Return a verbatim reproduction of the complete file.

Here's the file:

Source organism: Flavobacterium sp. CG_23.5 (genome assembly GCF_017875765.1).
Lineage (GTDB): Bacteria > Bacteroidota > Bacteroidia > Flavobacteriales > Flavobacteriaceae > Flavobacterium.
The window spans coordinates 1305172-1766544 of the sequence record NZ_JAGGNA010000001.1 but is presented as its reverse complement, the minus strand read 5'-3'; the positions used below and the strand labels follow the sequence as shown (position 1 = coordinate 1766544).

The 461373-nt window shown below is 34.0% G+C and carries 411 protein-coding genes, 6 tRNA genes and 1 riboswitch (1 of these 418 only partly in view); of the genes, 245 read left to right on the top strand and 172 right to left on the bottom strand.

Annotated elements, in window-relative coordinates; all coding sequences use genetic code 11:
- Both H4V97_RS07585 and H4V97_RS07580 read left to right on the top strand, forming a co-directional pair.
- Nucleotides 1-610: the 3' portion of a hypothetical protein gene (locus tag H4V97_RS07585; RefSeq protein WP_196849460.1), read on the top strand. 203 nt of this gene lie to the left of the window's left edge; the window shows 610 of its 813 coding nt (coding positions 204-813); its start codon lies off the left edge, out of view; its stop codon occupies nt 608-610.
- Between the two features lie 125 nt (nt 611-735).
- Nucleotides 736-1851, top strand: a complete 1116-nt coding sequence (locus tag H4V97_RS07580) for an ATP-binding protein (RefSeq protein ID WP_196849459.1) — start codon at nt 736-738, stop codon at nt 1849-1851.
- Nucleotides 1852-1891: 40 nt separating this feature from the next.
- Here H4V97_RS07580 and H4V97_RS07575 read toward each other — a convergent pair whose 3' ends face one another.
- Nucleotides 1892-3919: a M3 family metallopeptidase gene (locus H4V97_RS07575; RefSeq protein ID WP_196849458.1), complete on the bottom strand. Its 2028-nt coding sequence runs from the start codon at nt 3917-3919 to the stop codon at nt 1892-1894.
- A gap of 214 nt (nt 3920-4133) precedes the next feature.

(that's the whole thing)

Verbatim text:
Source organism: Flavobacterium sp. CG_23.5 (genome assembly GCF_017875765.1).
Lineage (GTDB): Bacteria > Bacteroidota > Bacteroidia > Flavobacteriales > Flavobacteriaceae > Flavobacterium.
The window spans coordinates 1305172-1766544 of the sequence record NZ_JAGGNA010000001.1 but is presented as its reverse complement, the minus strand read 5'-3'; the positions used below and the strand labels follow the sequence as shown (position 1 = coordinate 1766544).

The 461373-nt window shown below is 34.0% G+C and carries 411 protein-coding genes, 6 tRNA genes and 1 riboswitch (1 of these 418 only partly in view); of the genes, 245 read left to right on the top strand and 172 right to left on the bottom strand.

Annotated elements, in window-relative coordinates; all coding sequences use genetic code 11:
- Both H4V97_RS07585 and H4V97_RS07580 read left to right on the top strand, forming a co-directional pair.
- Nucleotides 1-610: the 3' portion of a hypothetical protein gene (locus tag H4V97_RS07585; RefSeq protein WP_196849460.1), read on the top strand. 203 nt of this gene lie to the left of the window's left edge; the window shows 610 of its 813 coding nt (coding positions 204-813); its start codon lies off the left edge, out of view; its stop codon occupies nt 608-610.
- Between the two features lie 125 nt (nt 611-735).
- Nucleotides 736-1851, top strand: a complete 1116-nt coding sequence (locus tag H4V97_RS07580) for an ATP-binding protein (RefSeq protein ID WP_196849459.1) — start codon at nt 736-738, stop codon at nt 1849-1851.
- Nucleotides 1852-1891: 40 nt separating this feature from the next.
- Here H4V97_RS07580 and H4V97_RS07575 read toward each other — a convergent pair whose 3' ends face one another.
- Nucleotides 1892-3919: a M3 family metallopeptidase gene (locus H4V97_RS07575; RefSeq protein ID WP_196849458.1), complete on the bottom strand. Its 2028-nt coding sequence runs from the start codon at nt 3917-3919 to the stop codon at nt 1892-1894.
- A gap of 214 nt (nt 3920-4133) precedes the next feature.